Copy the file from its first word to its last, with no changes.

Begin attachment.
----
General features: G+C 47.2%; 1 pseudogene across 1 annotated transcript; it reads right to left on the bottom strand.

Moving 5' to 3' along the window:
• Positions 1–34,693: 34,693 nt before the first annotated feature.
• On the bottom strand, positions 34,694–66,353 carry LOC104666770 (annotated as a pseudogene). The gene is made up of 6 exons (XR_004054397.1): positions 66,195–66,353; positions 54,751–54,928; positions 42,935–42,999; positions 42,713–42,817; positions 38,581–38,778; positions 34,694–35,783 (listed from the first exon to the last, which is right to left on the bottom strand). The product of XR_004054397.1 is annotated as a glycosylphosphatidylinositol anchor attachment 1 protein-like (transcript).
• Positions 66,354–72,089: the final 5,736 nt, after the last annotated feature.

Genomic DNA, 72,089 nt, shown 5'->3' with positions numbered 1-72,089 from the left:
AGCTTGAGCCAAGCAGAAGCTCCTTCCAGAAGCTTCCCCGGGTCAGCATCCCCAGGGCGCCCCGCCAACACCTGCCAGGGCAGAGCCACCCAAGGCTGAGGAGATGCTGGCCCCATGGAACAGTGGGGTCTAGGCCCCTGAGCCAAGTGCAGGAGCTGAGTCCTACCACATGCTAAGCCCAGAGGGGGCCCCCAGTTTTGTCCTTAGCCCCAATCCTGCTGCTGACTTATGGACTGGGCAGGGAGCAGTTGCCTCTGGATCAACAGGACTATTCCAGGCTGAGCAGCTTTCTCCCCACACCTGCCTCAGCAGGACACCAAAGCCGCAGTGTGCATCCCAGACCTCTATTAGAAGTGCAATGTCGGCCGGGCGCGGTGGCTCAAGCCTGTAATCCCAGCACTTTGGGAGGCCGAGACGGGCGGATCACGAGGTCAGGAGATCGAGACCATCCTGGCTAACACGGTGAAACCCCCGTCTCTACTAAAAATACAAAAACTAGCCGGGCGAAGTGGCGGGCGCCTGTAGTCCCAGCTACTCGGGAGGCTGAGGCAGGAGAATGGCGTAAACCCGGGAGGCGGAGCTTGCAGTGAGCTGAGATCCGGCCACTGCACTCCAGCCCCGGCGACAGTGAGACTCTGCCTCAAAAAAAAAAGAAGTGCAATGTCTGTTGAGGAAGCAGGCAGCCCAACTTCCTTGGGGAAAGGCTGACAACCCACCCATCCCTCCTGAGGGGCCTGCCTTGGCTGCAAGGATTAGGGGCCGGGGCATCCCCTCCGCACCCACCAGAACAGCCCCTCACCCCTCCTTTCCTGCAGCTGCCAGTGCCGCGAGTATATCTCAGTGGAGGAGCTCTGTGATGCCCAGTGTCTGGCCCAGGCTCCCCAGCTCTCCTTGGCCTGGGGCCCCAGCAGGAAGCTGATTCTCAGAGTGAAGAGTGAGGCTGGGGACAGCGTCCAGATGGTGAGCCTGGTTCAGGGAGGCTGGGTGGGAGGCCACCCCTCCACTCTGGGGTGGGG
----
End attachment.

General features: G+C 47.2%; 1 pseudogene across 1 annotated transcript; it reads right to left on the bottom strand.

Moving 5' to 3' along the window:
• Positions 1–34,693: 34,693 nt before the first annotated feature.
• On the bottom strand, positions 34,694–66,353 carry LOC104666770 (annotated as a pseudogene). The gene is made up of 6 exons (XR_004054397.1): positions 66,195–66,353; positions 54,751–54,928; positions 42,935–42,999; positions 42,713–42,817; positions 38,581–38,778; positions 34,694–35,783 (listed from the first exon to the last, which is right to left on the bottom strand). The product of XR_004054397.1 is annotated as a glycosylphosphatidylinositol anchor attachment 1 protein-like (transcript).
• Positions 66,354–72,089: the final 5,736 nt, after the last annotated feature.

Genomic DNA, 72,089 nt, shown 5'->3' with positions numbered 1-72,089 from the left:
AGCTTGAGCCAAGCAGAAGCTCCTTCCAGAAGCTTCCCCGGGTCAGCATCCCCAGGGCGCCCCGCCAACACCTGCCAGGGCAGAGCCACCCAAGGCTGAGGAGATGCTGGCCCCATGGAACAGTGGGGTCTAGGCCCCTGAGCCAAGTGCAGGAGCTGAGTCCTACCACATGCTAAGCCCAGAGGGGGCCCCCAGTTTTGTCCTTAGCCCCAATCCTGCTGCTGACTTATGGACTGGGCAGGGAGCAGTTGCCTCTGGATCAACAGGACTATTCCAGGCTGAGCAGCTTTCTCCCCACACCTGCCTCAGCAGGACACCAAAGCCGCAGTGTGCATCCCAGACCTCTATTAGAAGTGCAATGTCGGCCGGGCGCGGTGGCTCAAGCCTGTAATCCCAGCACTTTGGGAGGCCGAGACGGGCGGATCACGAGGTCAGGAGATCGAGACCATCCTGGCTAACACGGTGAAACCCCCGTCTCTACTAAAAATACAAAAACTAGCCGGGCGAAGTGGCGGGCGCCTGTAGTCCCAGCTACTCGGGAGGCTGAGGCAGGAGAATGGCGTAAACCCGGGAGGCGGAGCTTGCAGTGAGCTGAGATCCGGCCACTGCACTCCAGCCCCGGCGACAGTGAGACTCTGCCTCAAAAAAAAAAGAAGTGCAATGTCTGTTGAGGAAGCAGGCAGCCCAACTTCCTTGGGGAAAGGCTGACAACCCACCCATCCCTCCTGAGGGGCCTGCCTTGGCTGCAAGGATTAGGGGCCGGGGCATCCCCTCCGCACCCACCAGAACAGCCCCTCACCCCTCCTTTCCTGCAGCTGCCAGTGCCGCGAGTATATCTCAGTGGAGGAGCTCTGTGATGCCCAGTGTCTGGCCCAGGCTCCCCAGCTCTCCTTGGCCTGGGGCCCCAGCAGGAAGCTGATTCTCAGAGTGAAGAGTGAGGCTGGGGACAGCGTCCAGATGGTGAGCCTGGTTCAGGGAGGCTGGGTGGGAGGCCACCCCTCCACTCTGGGGTGGGG